Sue was at Palace Productions when I was at Lorimar and Republic and our paths crossed many times and so I was quite eager to share the latest good fortune of the 2016 Academy Awards at a time when the Academy is being besieged by negative publicity.  At that time, back in ’85, I suggested to Michael and Tom that they put up Daniel Day Lewis for Best Actor Nomination and as I recall, they told me British films or British actors in British films were not acceptable to the Academy, and so neither he nor the film was put up for nomination. 

My Beautiful Laundrette” obviously had Asian actors; it was about a gay skinhead and a Pakistani.  Diversity was at its core, but it did not get past the British line of demarcation the Academy had drawn in ’85.  Its ethnic boundaries might have existed if anyone had tried to test them but that was not even an issue in 1985. “Diversity” in those days did not exist as a word one used and the very idea of diversity was even more limited than today.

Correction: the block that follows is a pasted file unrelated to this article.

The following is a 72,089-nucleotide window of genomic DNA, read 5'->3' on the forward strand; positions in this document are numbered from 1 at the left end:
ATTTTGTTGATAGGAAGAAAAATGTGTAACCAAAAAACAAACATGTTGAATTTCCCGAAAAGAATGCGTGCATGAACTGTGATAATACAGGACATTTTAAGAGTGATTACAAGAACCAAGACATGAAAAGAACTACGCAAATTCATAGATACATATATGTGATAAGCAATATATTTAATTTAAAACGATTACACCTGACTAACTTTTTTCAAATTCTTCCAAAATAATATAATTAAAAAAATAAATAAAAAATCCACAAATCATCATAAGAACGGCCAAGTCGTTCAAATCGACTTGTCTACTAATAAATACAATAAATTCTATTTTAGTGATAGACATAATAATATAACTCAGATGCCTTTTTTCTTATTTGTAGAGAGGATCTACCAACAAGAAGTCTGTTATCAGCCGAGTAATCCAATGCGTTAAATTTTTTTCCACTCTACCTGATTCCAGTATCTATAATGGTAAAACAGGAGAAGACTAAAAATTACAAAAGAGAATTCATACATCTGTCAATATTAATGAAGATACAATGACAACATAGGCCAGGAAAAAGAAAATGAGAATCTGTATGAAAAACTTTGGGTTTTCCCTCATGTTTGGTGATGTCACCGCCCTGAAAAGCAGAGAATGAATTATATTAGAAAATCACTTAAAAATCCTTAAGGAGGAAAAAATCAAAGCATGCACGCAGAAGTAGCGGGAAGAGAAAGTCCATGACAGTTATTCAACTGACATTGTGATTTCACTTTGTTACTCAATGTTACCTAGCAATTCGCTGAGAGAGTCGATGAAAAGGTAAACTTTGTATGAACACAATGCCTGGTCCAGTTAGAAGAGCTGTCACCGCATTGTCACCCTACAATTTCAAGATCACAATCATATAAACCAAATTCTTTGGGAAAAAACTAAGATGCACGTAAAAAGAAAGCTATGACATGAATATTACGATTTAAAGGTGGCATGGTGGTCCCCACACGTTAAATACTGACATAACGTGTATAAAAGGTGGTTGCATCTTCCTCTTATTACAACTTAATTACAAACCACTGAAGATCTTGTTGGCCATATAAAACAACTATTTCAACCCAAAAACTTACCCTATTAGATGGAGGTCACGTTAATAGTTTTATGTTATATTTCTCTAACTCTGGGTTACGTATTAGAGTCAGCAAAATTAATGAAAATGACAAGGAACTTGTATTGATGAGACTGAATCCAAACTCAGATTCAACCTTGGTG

Film4 has had a key role in proactively promoting different voices and stories since the 1980s. And today diversity is a crucial consideration in the decisions Film4 makes about its developments and productions with the aim of increasing diversity across all areas of the business.  They have several films currently in development with Bame writers and directors and are successfully working with many female directors such as Andrea Arnold, Debbie Tucker Green, Susanna White, Clio Bernard, Sarah Gavron and Lynne Ramsay.

In January last year parent company Channel4 launched the 360 Degree Diversity Charter which is all about a commitment to implementing diversity on and off screen and to measuring its progress.  It is tied to Project Diamond, an industry-wide diversity monitoring system.  Its results will be published in the next few months. 

Film4 has developed and co-financed many of the most successful U.K. films of recent years, Academy Award-winners such as Steve McQueen’s "12 Years a Slave", Danny Boyle’s "Slumdog Millionaire", Phyllida Lloyd’s "The Iron Lady” and Martin McDonagh’s "In Bruges" in addition to critically-acclaimed award-winners such as Mike Leigh’s "Mr. Turner", Chris Morris’ "Four Lions", Shane Meadows’ "This is England", Ben Wheatley’s “Sightseers", Clio Barnard’s "The Selfish Giant" Jonathan Glazer’s "Under the Skin" and David Mackenzie’s "Starred Up".